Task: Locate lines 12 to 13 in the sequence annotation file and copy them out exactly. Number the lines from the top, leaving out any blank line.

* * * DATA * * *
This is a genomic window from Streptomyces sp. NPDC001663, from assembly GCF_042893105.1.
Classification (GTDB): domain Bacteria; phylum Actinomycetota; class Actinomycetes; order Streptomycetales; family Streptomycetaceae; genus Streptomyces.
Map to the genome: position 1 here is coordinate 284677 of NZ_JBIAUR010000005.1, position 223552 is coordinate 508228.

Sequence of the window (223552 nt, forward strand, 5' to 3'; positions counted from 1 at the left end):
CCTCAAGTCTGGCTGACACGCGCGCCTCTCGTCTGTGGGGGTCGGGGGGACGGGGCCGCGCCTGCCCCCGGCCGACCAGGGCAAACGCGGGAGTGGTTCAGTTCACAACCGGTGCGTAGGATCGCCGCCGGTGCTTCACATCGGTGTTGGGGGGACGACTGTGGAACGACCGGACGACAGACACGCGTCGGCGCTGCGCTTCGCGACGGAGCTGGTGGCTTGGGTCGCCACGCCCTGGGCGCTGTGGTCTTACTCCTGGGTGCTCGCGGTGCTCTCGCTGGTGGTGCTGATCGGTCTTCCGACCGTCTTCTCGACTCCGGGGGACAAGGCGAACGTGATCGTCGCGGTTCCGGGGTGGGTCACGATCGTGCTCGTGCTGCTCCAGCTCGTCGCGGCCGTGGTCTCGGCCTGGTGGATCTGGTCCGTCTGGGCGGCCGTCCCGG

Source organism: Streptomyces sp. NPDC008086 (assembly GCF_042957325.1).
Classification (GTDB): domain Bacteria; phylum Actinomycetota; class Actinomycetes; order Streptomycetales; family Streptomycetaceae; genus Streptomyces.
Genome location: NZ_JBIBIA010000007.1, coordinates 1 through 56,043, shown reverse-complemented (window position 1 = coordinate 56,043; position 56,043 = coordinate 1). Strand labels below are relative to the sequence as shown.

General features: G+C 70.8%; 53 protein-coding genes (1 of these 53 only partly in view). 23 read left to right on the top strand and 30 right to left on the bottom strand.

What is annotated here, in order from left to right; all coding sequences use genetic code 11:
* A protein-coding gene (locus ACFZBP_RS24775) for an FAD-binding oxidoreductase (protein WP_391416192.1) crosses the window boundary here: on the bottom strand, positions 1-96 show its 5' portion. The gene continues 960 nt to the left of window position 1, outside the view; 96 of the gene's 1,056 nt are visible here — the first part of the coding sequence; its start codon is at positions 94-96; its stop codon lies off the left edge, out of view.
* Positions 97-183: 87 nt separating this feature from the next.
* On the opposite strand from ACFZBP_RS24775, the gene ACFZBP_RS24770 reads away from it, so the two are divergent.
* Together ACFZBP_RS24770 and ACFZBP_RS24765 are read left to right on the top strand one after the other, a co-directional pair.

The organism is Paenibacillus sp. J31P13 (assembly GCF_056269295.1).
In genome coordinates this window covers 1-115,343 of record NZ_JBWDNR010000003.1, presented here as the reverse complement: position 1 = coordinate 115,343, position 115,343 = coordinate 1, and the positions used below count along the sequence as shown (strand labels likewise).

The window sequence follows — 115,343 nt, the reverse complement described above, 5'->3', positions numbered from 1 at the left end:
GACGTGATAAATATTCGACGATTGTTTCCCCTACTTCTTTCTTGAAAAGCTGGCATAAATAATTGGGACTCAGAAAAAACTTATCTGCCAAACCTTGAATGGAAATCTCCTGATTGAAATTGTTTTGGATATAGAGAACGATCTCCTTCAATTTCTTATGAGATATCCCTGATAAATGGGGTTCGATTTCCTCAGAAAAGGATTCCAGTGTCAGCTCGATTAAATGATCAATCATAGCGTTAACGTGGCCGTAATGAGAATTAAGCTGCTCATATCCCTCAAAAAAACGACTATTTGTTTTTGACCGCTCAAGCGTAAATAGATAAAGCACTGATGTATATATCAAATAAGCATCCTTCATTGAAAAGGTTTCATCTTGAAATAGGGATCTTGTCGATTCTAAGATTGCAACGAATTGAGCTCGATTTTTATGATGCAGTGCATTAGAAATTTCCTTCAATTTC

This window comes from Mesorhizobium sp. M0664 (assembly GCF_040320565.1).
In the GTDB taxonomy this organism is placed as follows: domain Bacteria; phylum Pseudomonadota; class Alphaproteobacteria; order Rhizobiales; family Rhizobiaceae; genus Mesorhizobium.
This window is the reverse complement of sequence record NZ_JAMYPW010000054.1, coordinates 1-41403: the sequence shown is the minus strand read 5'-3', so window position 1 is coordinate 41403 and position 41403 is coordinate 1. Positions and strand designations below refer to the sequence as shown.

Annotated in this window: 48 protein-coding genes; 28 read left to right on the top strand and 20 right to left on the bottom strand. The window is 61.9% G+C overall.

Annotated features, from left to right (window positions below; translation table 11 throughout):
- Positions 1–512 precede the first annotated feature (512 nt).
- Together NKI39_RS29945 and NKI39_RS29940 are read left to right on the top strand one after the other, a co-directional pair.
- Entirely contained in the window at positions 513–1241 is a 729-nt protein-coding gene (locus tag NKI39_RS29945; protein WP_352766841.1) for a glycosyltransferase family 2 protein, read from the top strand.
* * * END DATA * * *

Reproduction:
* Positions 97-183: 87 nt separating this feature from the next.
* On the opposite strand from ACFZBP_RS24775, the gene ACFZBP_RS24770 reads away from it, so the two are divergent.